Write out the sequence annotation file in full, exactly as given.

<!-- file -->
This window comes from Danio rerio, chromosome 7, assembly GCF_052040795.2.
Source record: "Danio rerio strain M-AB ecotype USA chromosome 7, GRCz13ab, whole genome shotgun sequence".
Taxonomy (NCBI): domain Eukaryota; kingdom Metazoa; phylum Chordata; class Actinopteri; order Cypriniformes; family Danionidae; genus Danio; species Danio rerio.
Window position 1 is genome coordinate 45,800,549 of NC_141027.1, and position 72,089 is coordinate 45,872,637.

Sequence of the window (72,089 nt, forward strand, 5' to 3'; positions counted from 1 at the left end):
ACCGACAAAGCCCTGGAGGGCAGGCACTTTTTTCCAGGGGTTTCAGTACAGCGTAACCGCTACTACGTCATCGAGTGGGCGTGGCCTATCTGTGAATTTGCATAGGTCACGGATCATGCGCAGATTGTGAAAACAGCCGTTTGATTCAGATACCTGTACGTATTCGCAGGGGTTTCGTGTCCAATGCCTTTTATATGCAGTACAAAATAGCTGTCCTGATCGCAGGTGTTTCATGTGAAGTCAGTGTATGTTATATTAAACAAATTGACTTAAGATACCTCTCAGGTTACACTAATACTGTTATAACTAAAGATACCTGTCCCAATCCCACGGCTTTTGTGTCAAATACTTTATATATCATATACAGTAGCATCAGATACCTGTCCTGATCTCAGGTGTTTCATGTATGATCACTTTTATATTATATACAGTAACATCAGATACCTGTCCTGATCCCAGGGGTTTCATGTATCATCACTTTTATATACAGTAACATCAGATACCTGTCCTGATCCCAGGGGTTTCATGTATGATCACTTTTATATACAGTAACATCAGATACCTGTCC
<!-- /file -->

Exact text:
This window comes from Danio rerio, chromosome 7, assembly GCF_052040795.2.
Source record: "Danio rerio strain M-AB ecotype USA chromosome 7, GRCz13ab, whole genome shotgun sequence".
Taxonomy (NCBI): domain Eukaryota; kingdom Metazoa; phylum Chordata; class Actinopteri; order Cypriniformes; family Danionidae; genus Danio; species Danio rerio.
Window position 1 is genome coordinate 45,800,549 of NC_141027.1, and position 72,089 is coordinate 45,872,637.

Sequence of the window (72,089 nt, forward strand, 5' to 3'; positions counted from 1 at the left end):
ACCGACAAAGCCCTGGAGGGCAGGCACTTTTTTCCAGGGGTTTCAGTACAGCGTAACCGCTACTACGTCATCGAGTGGGCGTGGCCTATCTGTGAATTTGCATAGGTCACGGATCATGCGCAGATTGTGAAAACAGCCGTTTGATTCAGATACCTGTACGTATTCGCAGGGGTTTCGTGTCCAATGCCTTTTATATGCAGTACAAAATAGCTGTCCTGATCGCAGGTGTTTCATGTGAAGTCAGTGTATGTTATATTAAACAAATTGACTTAAGATACCTCTCAGGTTACACTAATACTGTTATAACTAAAGATACCTGTCCCAATCCCACGGCTTTTGTGTCAAATACTTTATATATCATATACAGTAGCATCAGATACCTGTCCTGATCTCAGGTGTTTCATGTATGATCACTTTTATATTATATACAGTAACATCAGATACCTGTCCTGATCCCAGGGGTTTCATGTATCATCACTTTTATATACAGTAACATCAGATACCTGTCCTGATCCCAGGGGTTTCATGTATGATCACTTTTATATACAGTAACATCAGATACCTGTCC